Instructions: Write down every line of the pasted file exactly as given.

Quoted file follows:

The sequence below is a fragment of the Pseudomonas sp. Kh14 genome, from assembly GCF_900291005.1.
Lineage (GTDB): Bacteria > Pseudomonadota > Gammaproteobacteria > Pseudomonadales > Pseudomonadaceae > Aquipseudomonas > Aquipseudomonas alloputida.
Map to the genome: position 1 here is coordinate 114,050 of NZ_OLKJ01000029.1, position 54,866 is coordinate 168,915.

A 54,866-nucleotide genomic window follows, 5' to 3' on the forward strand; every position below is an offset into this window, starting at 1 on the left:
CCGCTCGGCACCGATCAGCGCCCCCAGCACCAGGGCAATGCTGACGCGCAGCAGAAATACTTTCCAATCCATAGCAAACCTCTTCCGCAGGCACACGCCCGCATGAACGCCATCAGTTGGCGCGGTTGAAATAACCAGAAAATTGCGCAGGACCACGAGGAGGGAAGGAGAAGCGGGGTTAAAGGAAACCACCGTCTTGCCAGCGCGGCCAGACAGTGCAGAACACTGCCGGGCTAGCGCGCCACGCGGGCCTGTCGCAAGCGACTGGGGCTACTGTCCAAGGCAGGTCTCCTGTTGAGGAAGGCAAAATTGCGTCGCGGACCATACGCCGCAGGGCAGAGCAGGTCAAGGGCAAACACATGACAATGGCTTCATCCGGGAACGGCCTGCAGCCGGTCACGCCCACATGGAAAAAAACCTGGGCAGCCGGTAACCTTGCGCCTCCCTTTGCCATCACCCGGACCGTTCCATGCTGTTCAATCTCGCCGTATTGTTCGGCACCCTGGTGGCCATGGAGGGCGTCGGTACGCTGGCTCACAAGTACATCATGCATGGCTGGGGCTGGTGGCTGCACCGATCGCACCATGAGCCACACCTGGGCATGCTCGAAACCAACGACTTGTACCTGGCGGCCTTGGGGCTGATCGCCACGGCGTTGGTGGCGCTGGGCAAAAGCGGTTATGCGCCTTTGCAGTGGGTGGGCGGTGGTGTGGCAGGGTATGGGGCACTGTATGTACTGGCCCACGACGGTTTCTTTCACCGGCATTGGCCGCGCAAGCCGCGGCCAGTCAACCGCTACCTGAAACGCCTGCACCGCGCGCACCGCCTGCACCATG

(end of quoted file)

The sequence below is a fragment of the Pseudomonas sp. Kh14 genome, from assembly GCF_900291005.1.
Lineage (GTDB): Bacteria > Pseudomonadota > Gammaproteobacteria > Pseudomonadales > Pseudomonadaceae > Aquipseudomonas > Aquipseudomonas alloputida.
Map to the genome: position 1 here is coordinate 114,050 of NZ_OLKJ01000029.1, position 54,866 is coordinate 168,915.

A 54,866-nucleotide genomic window follows, 5' to 3' on the forward strand; every position below is an offset into this window, starting at 1 on the left:
CCGCTCGGCACCGATCAGCGCCCCCAGCACCAGGGCAATGCTGACGCGCAGCAGAAATACTTTCCAATCCATAGCAAACCTCTTCCGCAGGCACACGCCCGCATGAACGCCATCAGTTGGCGCGGTTGAAATAACCAGAAAATTGCGCAGGACCACGAGGAGGGAAGGAGAAGCGGGGTTAAAGGAAACCACCGTCTTGCCAGCGCGGCCAGACAGTGCAGAACACTGCCGGGCTAGCGCGCCACGCGGGCCTGTCGCAAGCGACTGGGGCTACTGTCCAAGGCAGGTCTCCTGTTGAGGAAGGCAAAATTGCGTCGCGGACCATACGCCGCAGGGCAGAGCAGGTCAAGGGCAAACACATGACAATGGCTTCATCCGGGAACGGCCTGCAGCCGGTCACGCCCACATGGAAAAAAACCTGGGCAGCCGGTAACCTTGCGCCTCCCTTTGCCATCACCCGGACCGTTCCATGCTGTTCAATCTCGCCGTATTGTTCGGCACCCTGGTGGCCATGGAGGGCGTCGGTACGCTGGCTCACAAGTACATCATGCATGGCTGGGGCTGGTGGCTGCACCGATCGCACCATGAGCCACACCTGGGCATGCTCGAAACCAACGACTTGTACCTGGCGGCCTTGGGGCTGATCGCCACGGCGTTGGTGGCGCTGGGCAAAAGCGGTTATGCGCCTTTGCAGTGGGTGGGCGGTGGTGTGGCAGGGTATGGGGCACTGTATGTACTGGCCCACGACGGTTTCTTTCACCGGCATTGGCCGCGCAAGCCGCGGCCAGTCAACCGCTACCTGAAACGCCTGCACCGCGCGCACCGCCTGCACCATG